“The Diamond Pack, we’ve been able to confirm, has six pups,” Allen says.

They were spotted on the Idaho side of their home range in early July, she says. Last year, the pack had at least four pups.

“We’re fairly confident there’s a third (pack) in the Wenaha-Tucannon Wilderness,” on the north side of the Washington-Oregon border but tucked way back in the woods, Allen adds. A biologist has set up trail cams to capture photographs.

Just south of the border is Oregon’s Wenaha Pack, though not much is known about it.

“It’s possible Oregon and Washington could be sharing some wolves, but we don’t have any conclusive data saying that is the case,” says Michelle Dennehy, an ODFW spokeswoman in Salem.

As WDFW continues to address roughly 60,000 or so public comments as well as a blind scientific peer review into its draft wolf management plan in anticipation of getting the document to its Wolf Working Group and Fish & Wildlife Commission later this year, work will continue on tracking down more information on other sightings in Northeast Washington and the North Cascades.

“We did have some indication of scat and tracks in the Hozomeen area,” says Allen. “It’s an area you might expect wolves coming in from Canada.”

Hozomeen is on the eastern shore of Ross Lake, just south of the Canadian border. It’s an area of wolf sightings over several summers in the early 1990s, though it’s now believed someone’s released pet wolf may have been responsible for some of the activity.

Appendix H of WDFW’s draft plan contains 2 1/4 pages of sightings throughout counties ringing the edge of Eastern Washington in the 2000s.

Meanwhile, as Idaho and Montana pursue higher wolf quotas for this fall, the region remains on hold for U.S. District Court Judge Molloy to make his ruling from Missoula on whether wolves in the Northern Rockies (which includes the Diamond, Wenaha and Imnaha packs) should go back on the endangered species list.

Montana has approved the culling of 186 wolves, but put tag sales on hold until Aug. 23. Idaho has folded a wolf tag into nonresident deer and elk tags, and will decide in August on the use of electronic calls and trapping as well as hunting quotas.

Kill orders on two livestock-killing wolves in Wallowa County, where Forest Service offices burned in a mysterious fire on Sunday, have also been on hold since early July after a lawsuit by Oregon Wild, Hells Canyon Preservation Council, Cascadia Wildlands and Center for Biological Diversity against USDA Wildlife Services.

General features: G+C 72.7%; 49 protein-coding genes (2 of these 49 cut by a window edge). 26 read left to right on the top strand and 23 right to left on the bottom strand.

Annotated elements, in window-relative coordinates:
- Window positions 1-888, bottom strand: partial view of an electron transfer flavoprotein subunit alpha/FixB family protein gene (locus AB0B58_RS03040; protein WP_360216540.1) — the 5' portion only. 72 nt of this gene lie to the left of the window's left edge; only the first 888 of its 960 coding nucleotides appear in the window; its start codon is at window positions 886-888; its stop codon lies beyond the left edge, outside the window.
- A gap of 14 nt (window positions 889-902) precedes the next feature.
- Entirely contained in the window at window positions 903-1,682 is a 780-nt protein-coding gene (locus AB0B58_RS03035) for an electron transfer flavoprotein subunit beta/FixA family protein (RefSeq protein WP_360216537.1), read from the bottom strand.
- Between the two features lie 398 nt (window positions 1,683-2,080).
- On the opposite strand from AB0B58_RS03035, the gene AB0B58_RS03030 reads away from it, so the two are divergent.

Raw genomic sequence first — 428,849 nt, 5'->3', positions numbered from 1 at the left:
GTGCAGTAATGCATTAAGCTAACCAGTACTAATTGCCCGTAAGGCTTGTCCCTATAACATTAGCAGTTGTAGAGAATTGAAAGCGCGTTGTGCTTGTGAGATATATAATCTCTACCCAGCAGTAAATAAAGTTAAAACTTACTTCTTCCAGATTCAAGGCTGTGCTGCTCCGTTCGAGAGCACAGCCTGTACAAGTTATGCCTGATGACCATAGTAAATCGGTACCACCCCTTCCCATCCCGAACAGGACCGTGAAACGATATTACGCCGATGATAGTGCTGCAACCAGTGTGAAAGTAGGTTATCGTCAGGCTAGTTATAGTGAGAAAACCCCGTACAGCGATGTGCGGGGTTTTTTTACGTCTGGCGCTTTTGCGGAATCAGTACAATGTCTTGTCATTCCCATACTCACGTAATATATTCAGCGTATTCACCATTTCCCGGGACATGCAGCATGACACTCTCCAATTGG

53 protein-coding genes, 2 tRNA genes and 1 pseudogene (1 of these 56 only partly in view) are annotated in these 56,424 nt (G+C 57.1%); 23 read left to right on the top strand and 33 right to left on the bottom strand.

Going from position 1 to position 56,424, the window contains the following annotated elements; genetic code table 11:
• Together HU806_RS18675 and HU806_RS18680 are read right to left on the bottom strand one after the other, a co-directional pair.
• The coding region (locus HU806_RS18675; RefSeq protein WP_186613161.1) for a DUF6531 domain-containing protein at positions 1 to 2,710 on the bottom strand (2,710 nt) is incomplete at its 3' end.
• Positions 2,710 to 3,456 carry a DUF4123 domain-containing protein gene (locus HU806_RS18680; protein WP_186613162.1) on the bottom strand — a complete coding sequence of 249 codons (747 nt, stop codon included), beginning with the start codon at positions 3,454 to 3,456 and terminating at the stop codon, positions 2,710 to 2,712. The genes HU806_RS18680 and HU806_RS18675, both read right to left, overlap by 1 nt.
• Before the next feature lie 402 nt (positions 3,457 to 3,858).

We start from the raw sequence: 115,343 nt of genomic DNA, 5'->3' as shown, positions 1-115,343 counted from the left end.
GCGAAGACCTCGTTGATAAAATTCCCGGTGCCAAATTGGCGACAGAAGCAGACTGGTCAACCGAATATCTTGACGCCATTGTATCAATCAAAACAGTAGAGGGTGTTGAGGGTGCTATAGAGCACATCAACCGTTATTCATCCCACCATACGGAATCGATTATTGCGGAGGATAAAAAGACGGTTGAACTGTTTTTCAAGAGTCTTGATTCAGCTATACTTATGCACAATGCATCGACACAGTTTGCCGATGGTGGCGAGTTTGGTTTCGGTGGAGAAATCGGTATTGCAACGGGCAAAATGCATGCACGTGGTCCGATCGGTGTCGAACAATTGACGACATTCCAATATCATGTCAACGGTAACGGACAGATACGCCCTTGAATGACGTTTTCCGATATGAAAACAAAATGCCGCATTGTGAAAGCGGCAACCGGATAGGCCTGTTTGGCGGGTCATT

Dennehy adds that ODFW has also been sued by the groups for authorizing the kill order.

The lawsuit, filed July 12 in State Circuit Court in Multnomah County, alleges that the agency violated the state Endangered Species Act, Oregon Administrative Rules and Administrative Procedures Act when it authorized lethal removal of wolves, according to a statement on ODFW’s Web site.

In other predator news, pictures purporting to show a grizzly bear strolling through a man’s yard in northern Pend Oreille County popped up on Hunting Washington yesterday.

EDITOR’S NOTE: BASED ON NOTES FROM THIS MORNING’S CONVERSATION WITH ALLEN, AN EARLIER VERSION OF THIS ARTICLE STATED THAT THE LOOKOUT ALPHA FEMALE HAD HAD PUPS THIS YEAR. HOWEVER, ALLEN CALLED BACK TO CORRECT THAT, SAYING WDFW KNEW THE WOLF HAD BEEN PREGNANT IN APRIL, BUT NOT WHETHER IT HAD BORNE A LITTER.

Baker Lake Sockeye Fishery Likely Next Week

It’s not official, but it sounds like there will be a sockeye fishery on Baker Lake in Whatcom County.

The season was hinted at in an emergency rule-change notice sent out today and which opened the Baker River and parts of the Skagit for the salmon.

Fishing would begin later next week.

Since it would be the first-ever fishery there, it’s hard to say what would work, but the same gear that would work on Lake Wenatchee or Lake Washington — bare red hooks 9 inches or so behind a chrome dodger — would probably get bit.

And if the sockeye are anything like those on Wenatchee, one of the places to target would be off the Baker River below Mt. Shuksan.

Just don’t get any closer than 500 to 1,000 yards from the mouth. The waters there, though they look deep, are described as “a stump garden.”

WDFW Holding 2 Meetings On Future Of Sound Blackmouth Program

(WASHINGTON DEPARTMENT OF FISH & WILDLIFE PRESS RELEASE)